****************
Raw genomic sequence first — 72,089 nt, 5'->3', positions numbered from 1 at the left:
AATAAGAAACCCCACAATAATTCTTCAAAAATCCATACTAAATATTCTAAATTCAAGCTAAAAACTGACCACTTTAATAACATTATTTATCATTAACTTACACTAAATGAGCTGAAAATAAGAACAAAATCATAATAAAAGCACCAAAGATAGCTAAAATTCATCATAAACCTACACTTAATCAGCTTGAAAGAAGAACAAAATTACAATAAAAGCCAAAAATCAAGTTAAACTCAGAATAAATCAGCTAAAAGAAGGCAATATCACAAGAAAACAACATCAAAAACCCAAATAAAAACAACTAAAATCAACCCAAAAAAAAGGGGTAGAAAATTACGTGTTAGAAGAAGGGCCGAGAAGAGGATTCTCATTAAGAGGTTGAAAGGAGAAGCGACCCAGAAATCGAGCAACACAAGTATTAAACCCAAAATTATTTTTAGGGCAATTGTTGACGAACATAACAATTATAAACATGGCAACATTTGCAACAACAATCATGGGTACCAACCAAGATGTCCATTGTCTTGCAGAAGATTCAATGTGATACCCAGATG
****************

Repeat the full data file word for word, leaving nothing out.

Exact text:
Raw genomic sequence first — 72,089 nt, 5'->3', positions numbered from 1 at the left:
AATAAGAAACCCCACAATAATTCTTCAAAAATCCATACTAAATATTCTAAATTCAAGCTAAAAACTGACCACTTTAATAACATTATTTATCATTAACTTACACTAAATGAGCTGAAAATAAGAACAAAATCATAATAAAAGCACCAAAGATAGCTAAAATTCATCATAAACCTACACTTAATCAGCTTGAAAGAAGAACAAAATTACAATAAAAGCCAAAAATCAAGTTAAACTCAGAATAAATCAGCTAAAAGAAGGCAATATCACAAGAAAACAACATCAAAAACCCAAATAAAAACAACTAAAATCAACCCAAAAAAAAGGGGTAGAAAATTACGTGTTAGAAGAAGGGCCGAGAAGAGGATTCTCATTAAGAGGTTGAAAGGAGAAGCGACCCAGAAATCGAGCAACACAAGTATTAAACCCAAAATTATTTTTAGGGCAATTGTTGACGAACATAACAATTATAAACATGGCAACATTTGCAACAACAATCATGGGTACCAACCAAGATGTCCATTGTCTTGCAGAAGATTCAATGTGATACCCAGATG